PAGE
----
They are almost certainly going to be held remotely, via internet links.  Expect a massive confusion around how to secure voter credentials remotely, etc., but Biden should have the 1991 needed on the first ballot to secure the nomination.  Unfortunately, at pre-coronovirus scheduling, he was on track to have it all done by the NJ primary on June 2.  Now, it will almost certainly have to wait until NY and the others on June 28.

So, the State primaries that are left will need to function in time to bind their delegates to their candidates, if the situation is to proceed smoothly.  Best practice will be to push advance paper ballots as much as possible, as in person voting should be discouraged.

At this time, I am only expecting Wyoming, Alaska, Wisconsin and Hawaii to hold their primaries in April as scheduled.  That pushes the whole process off, leaving Bernie hanging out there to sow discord and weaken Biden.  On the other hand, initial polls show Biden gaining slightly on Trump in national surveys - but after Hillary, who believes those any more?

Why Wisconsin Still Matters Now

Simply put, if Biden loses Wisconsin, he would need to win AZ or NC to win the election.  Both of those are very hard to imagine.

So, the most interesting information we will get in April is now from Wisconsin. Wisconsin (April 7) - has actual elections, not just primaries, on this date, and they probably have to do it by paper rather than leave state and local offices empty throughout the summer.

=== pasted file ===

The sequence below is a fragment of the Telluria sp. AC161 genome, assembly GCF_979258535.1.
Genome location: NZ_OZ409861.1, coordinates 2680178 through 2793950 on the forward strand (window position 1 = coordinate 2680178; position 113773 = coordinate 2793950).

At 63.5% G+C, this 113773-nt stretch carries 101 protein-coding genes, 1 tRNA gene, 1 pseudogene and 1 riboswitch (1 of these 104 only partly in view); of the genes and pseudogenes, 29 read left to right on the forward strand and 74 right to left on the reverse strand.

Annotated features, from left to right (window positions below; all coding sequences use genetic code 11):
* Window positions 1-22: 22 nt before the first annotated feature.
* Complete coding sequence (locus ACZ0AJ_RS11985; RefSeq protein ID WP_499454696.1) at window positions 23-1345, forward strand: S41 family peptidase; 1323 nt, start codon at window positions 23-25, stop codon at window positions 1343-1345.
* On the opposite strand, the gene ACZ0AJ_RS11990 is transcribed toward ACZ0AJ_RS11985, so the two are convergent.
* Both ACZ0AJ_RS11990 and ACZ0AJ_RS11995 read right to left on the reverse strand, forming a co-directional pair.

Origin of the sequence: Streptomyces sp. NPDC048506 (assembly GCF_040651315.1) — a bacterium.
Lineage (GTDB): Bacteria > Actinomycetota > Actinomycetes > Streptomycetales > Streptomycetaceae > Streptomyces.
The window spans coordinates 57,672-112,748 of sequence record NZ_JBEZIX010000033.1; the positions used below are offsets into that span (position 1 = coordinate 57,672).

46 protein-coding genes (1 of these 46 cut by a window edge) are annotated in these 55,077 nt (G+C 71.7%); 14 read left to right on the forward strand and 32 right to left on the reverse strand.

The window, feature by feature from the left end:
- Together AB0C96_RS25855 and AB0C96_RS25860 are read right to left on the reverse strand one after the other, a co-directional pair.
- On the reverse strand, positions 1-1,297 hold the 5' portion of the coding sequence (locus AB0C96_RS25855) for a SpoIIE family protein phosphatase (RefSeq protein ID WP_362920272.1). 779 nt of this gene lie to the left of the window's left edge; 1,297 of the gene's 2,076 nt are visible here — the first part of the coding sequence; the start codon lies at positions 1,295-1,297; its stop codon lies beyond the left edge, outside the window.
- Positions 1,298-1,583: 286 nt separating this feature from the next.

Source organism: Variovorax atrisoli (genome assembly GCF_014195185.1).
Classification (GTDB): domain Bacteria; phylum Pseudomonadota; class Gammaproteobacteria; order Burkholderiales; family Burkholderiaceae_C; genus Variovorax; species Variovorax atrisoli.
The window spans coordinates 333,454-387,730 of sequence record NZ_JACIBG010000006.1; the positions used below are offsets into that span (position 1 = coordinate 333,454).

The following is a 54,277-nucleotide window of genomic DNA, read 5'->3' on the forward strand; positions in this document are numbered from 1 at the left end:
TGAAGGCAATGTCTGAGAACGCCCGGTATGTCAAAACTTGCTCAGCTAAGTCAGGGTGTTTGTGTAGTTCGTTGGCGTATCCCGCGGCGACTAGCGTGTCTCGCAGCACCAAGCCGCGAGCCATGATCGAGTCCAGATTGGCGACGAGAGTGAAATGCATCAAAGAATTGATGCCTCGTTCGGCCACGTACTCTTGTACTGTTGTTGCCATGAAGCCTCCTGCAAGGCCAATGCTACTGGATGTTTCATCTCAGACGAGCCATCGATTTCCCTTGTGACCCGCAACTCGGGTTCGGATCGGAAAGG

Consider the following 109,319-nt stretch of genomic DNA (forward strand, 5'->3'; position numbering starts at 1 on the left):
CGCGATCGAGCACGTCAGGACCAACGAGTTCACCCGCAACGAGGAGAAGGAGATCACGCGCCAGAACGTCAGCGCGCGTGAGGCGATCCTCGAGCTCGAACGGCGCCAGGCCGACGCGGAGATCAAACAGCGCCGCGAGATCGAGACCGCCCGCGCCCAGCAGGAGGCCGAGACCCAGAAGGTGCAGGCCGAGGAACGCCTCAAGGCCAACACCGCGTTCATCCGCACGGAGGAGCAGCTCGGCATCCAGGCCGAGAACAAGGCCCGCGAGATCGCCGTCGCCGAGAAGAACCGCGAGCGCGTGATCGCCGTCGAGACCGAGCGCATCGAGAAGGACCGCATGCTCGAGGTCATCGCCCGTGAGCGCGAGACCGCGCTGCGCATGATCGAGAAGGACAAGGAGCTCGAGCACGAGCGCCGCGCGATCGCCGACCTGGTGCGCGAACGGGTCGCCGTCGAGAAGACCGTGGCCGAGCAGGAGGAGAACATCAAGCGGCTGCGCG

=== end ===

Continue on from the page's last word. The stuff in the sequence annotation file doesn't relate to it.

Why is Wisconsin so interesting?

Last time, Bernie showed strong in Wisconsin against Hillary.  In 2016, Bernie WON Wisconsin with 56.5 % of the Democratic primary voters.   In retrospect we now realize that was a harbinger for serious (fatal) lack of support for Hillary in general.  People didn't all vote "for" Bernie. Many voted "against Hillary" once in the primary, and then again in the general election, swinging the state (and the election) to Trump. All pundits and analysts seem to have missed this subtlety, except for the Trump campaign who responded by scheduling multiple trips to Wisconsin in the final weeks of the campaign, successfully turning a blue state red.  They simply were smarter than anyone else.